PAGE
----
“How do you say good morning in Spanish?” – This is an early research example in the field of Natural Language Processing (NLP) dated back to the 1950s. Using statistical techniques to analyze the human language then became popular in the 1990s; fast forward to two decades later in the 2010s, research efforts have evolved to focus on using deep neural networks for NLP. We hear about more and more new models with millions and billions of parameters, e.g. BERT, XLNet, ALBERT, etc., but are they really entirely different from one another? How about methods like tf-idf, word2vec? Are they still relevant and useful? How do we keep up with the constant evolution and innovation in the NLP field? How do we start understanding the model details behind the scene, rather than just using these models?
Start with the common and basic theoretical foundation.
Deep learning or not, probabilistic language modeling is a common thread across all NLP tasks.
In the non-deep learning realm, probabilistic language models (LMs) leverage count-based approaches, which represent words in terms of their frequencies. As an example, let’s now try to set up n-grams and bag-of-words (BOW) in the framework of a Naive Bayes classification model.
Naive Bayes treats the entire input text as a bag of words and models the probability of text based on unigrams.
On the other hand, positive pointwise mutual information (PPMI) frames the probabilistic LM problem by asking “do words w1 and w2 co-occur more than if they were independent?” While Term Frequency-Inverse Document Frequency (TF-IDF) calculates a term’s importance based on the term frequency relative to other terms in other documents, there have also been attempts to estimate the probability of any given document d containing a term t.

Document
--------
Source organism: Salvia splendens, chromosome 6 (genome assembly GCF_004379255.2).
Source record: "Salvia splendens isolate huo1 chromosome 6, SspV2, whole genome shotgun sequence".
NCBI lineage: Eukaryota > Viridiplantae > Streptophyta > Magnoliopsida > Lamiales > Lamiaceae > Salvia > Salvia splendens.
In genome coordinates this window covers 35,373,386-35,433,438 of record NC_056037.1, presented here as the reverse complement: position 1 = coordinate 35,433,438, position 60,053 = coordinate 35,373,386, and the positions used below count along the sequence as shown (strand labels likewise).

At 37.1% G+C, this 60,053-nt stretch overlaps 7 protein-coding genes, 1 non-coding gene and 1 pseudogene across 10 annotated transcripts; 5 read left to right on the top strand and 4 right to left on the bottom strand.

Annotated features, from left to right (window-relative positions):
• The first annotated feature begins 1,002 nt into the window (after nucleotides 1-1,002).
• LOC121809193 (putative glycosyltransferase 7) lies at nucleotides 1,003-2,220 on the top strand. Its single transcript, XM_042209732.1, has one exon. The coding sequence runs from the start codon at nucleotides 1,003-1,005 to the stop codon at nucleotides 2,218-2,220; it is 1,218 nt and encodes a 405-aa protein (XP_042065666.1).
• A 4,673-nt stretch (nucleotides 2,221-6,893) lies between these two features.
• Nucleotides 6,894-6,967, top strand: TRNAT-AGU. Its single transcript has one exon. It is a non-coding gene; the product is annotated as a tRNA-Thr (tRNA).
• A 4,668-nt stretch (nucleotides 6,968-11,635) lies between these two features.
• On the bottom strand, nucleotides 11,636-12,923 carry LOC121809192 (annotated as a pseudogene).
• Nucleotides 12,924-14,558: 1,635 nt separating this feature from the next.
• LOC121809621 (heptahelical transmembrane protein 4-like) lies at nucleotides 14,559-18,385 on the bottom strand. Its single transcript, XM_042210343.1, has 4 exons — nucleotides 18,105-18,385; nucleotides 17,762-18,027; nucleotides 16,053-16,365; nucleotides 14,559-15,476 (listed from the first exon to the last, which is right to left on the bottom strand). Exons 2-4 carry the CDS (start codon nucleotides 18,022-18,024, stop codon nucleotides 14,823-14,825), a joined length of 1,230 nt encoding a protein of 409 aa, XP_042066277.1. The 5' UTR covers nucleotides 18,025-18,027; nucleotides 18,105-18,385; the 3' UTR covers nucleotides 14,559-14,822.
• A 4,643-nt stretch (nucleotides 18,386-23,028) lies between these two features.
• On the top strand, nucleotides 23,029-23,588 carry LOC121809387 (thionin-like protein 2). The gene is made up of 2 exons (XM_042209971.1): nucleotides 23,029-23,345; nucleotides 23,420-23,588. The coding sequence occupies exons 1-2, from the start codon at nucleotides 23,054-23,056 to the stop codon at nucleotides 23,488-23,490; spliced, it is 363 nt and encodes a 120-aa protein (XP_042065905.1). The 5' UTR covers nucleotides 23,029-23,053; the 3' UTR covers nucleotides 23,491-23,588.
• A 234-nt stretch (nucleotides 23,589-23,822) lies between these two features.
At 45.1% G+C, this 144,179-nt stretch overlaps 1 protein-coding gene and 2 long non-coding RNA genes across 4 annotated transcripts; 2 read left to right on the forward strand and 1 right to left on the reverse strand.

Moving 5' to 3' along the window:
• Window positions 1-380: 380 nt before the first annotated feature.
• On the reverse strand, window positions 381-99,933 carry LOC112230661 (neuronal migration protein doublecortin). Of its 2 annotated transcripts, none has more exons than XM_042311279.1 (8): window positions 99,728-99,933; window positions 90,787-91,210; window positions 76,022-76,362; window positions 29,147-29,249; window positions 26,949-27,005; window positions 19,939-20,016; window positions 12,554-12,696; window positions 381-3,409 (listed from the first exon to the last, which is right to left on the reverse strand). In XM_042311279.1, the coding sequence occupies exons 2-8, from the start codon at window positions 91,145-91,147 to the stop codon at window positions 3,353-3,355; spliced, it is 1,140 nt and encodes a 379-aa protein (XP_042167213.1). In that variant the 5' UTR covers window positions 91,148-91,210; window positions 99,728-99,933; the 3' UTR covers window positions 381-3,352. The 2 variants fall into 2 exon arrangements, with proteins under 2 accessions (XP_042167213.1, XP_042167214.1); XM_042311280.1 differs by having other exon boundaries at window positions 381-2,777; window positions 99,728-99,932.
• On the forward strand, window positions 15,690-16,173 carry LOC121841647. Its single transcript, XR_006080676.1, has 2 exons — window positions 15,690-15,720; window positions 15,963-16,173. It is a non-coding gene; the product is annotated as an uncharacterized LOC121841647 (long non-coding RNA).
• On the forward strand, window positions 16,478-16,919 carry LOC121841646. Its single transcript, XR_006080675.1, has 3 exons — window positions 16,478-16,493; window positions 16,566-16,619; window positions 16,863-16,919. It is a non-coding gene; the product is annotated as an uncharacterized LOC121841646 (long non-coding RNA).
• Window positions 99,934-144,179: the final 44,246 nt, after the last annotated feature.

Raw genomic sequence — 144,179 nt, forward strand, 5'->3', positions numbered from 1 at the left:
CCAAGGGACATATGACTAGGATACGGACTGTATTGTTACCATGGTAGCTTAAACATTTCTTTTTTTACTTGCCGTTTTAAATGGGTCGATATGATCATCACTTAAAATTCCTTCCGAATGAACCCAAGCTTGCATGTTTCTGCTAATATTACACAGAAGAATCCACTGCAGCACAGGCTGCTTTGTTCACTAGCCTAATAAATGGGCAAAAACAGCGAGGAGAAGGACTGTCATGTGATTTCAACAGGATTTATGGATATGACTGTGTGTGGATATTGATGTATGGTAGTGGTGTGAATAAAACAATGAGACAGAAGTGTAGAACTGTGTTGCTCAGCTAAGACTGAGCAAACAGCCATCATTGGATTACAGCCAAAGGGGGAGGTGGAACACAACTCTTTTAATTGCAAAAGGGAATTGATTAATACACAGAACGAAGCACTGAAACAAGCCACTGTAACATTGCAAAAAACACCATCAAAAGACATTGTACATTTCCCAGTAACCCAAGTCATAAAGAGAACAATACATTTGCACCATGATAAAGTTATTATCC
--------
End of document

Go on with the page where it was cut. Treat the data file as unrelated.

Count-based methods result in high sparsity in word representation vectors and typically do not generalize well – what if there are new words not present in your training vocabulary? We encounter very different vocabulary when reading The Lord of the Rings vs. reading The New York Times vs. Twitter. The idea that we could use the text at hand as implicitly supervised training data was a paradigm shift in framing NLP tasks. NLP approaches started to pivot away from count-based to prediction-based.
Word2Vec is a single-layered neural network that hinges upon training binary prediction tasks based on a window of nearby words; for instance, is the word “hobbit” likely to show up near “ring”? Then, we use the model weights as the word embeddings, which are vector representations of words. Word2Vec is quick to train but does not take global context into account.
On the other hand, since words that occur together may encode some form of meaning, Global Vectors for Word Representation (GloVe) generates embeddings by aggregating a global matrix of word co-occurrence. For example, one would expect to see the words “ice” and “solid” more frequently together than “ice” and “gas”.
Image sourced from nlp.stanford.edu
One fundamental limitation that both Word2Vec and GloVe share is that they do not know how to deal with out-of-vocabulary (OOV) words. This is where fastText comes in. fastText looks at substrings of words; therefore, each word is a sum of its N-grams and each N-gram ranges from 3 to 6 characters.